The Social Economy: Growing from the Margins or Growth for the Marginalized?
Fotan, Jean-Marc, Shragge, Eric, Canadian Dimension
As the progressive retreat of the state continues apace, the debate on the social economy in Quebec is increasingly topical. Articles have filled the pages of both scholarly and popular journals and the press. It is an important question for community activists because it raises issues about the links between that sector, the formal economy and the state. Here we briefly examine two aspects oF the debate revolving around the respective relationships between the social economy and the formal private sector and the social economy and the state.
Benoit Levesque and Yves Vaillancourt define the social economy as "that sphere constituted by businesses and organizations which is distinguished by the goal of bringing together an association of individuals rather than shareholders ... producing goods and services to satisfy the needs of members of that association." This definition encompasses community organizations, cooperatives and non-profits, organizations that contest competition as the exclusive form of market regulation. The authors draw a distinction between older forms of the social economy, such as banks, credit unions (caisses populaires), agricultural co-ops, and the new forms that have developed in the past 25 years. The newer generation comprises three types of organization: 1) co-operatives and non-profit groups that provide services; 2) support structures such as community economic development corporations that work to develop social economy enterprises in local communities; and 3) community organizations that work in the field of social integration through business development, such as community restaurants and businesses that train those outside the labour market. In this view, organizations located in the social economy promote local democracy and participation. Defining features of the culture of the social economy are solidarity between staff and clients and the ability to respond quickly and directly to particular situations.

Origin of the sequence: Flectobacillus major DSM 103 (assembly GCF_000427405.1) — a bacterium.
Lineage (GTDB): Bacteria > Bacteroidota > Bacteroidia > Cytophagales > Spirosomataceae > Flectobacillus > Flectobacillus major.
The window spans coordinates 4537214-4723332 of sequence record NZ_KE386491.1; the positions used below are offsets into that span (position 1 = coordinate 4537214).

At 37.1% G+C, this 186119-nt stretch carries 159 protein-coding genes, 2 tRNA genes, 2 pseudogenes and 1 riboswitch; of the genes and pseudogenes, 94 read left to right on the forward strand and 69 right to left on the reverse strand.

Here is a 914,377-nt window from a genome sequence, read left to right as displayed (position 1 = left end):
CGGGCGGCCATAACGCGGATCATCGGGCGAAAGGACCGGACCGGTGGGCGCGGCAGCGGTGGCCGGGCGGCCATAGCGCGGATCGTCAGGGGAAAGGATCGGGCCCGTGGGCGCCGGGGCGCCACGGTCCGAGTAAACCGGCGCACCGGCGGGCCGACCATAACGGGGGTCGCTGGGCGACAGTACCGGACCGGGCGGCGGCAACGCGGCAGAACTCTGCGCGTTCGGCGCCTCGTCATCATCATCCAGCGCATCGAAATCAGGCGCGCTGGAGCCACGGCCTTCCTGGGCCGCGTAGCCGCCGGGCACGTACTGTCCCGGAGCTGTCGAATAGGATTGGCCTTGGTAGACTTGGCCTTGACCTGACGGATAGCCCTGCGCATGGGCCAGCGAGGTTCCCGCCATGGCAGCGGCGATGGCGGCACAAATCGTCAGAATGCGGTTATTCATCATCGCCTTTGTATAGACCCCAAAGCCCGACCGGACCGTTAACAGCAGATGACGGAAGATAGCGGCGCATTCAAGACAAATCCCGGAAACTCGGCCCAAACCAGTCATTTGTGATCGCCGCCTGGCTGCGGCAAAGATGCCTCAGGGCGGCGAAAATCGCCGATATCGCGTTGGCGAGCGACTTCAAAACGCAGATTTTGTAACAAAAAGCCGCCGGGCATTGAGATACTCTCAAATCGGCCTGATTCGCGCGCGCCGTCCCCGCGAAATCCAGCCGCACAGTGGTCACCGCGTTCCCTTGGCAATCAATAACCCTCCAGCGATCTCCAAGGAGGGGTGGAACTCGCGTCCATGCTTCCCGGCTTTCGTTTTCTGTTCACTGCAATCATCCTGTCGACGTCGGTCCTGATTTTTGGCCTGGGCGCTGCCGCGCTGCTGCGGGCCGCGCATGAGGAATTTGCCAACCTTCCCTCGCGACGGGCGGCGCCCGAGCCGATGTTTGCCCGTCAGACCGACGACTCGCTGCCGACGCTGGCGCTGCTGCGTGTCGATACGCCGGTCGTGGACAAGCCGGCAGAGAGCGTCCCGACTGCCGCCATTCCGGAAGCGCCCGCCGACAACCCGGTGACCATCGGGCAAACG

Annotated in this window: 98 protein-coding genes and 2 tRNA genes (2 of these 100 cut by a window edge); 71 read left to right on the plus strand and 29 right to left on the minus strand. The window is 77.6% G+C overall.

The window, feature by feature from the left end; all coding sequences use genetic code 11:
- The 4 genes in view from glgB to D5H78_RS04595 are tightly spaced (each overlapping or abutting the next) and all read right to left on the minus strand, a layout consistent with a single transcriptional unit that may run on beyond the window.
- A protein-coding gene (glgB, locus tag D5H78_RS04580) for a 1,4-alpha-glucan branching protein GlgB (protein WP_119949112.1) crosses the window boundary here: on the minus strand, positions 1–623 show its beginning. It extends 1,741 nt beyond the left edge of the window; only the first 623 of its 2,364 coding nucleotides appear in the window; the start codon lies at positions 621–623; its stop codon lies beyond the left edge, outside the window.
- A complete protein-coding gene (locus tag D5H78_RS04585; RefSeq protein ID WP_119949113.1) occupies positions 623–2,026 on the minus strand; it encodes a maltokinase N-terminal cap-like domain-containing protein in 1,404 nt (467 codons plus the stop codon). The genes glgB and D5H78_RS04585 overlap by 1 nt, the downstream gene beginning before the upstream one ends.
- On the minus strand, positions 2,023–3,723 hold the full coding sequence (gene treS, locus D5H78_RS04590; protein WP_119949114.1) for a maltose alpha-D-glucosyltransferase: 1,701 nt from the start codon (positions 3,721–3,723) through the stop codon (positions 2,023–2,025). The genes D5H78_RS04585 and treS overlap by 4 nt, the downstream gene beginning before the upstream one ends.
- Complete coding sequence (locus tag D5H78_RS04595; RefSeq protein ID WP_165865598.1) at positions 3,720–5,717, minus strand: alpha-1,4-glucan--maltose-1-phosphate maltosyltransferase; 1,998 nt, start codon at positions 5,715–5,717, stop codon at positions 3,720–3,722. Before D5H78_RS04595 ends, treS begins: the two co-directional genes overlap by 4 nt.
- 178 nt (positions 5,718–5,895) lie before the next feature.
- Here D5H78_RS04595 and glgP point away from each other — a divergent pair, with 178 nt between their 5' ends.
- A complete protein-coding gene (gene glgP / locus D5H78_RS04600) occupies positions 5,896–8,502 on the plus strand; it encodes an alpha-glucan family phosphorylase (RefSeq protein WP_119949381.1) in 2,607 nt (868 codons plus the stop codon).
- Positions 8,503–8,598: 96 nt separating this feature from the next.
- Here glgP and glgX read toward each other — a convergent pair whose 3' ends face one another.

The problems with this broad description occur at two levels. The first is finding the common characteristics uniting the disparate organizations captured in the definitional net. The social economy is seen as virtually everything that belongs neither to the state sector nor the traditional private sector. Parts of the social economy produce revenue, like production co-operatives, while other forms like community social and health services depend on funding from either the state or private sources. And then there are those organizations that both generate income and receive outside support. Furthermore, the traditional older social economy - such as co-operatives - is member-oriented, while the newer organizations, such as community restaurants, tend to concentrate on providing services for particular groups and developing new forms of social solidarity with the poor and unemployed. The economic aspects are so diverse as to render a common definition problematic. Perhaps the broader concept of the "third sector" is more appropriate, as it includes by definition several sub-sectors, each with a different relation to revenue-generating activity and to the state. Within this more inclusive third sector, it is primarily community organizations, which work in the areas of economic and social development and/or service provision, that are understood as playing a social role and opening up democratic possibilities.
The problem with definitions that counterpose the social to the rest of the economy is that they let the dominant economic sector off the hook, as it were; the corporate sector becomes, by default, the "anti-social" economy. This is indeed currently the case: in the name of profitability, and in the context of economic deregulation, corporations face few constraints. …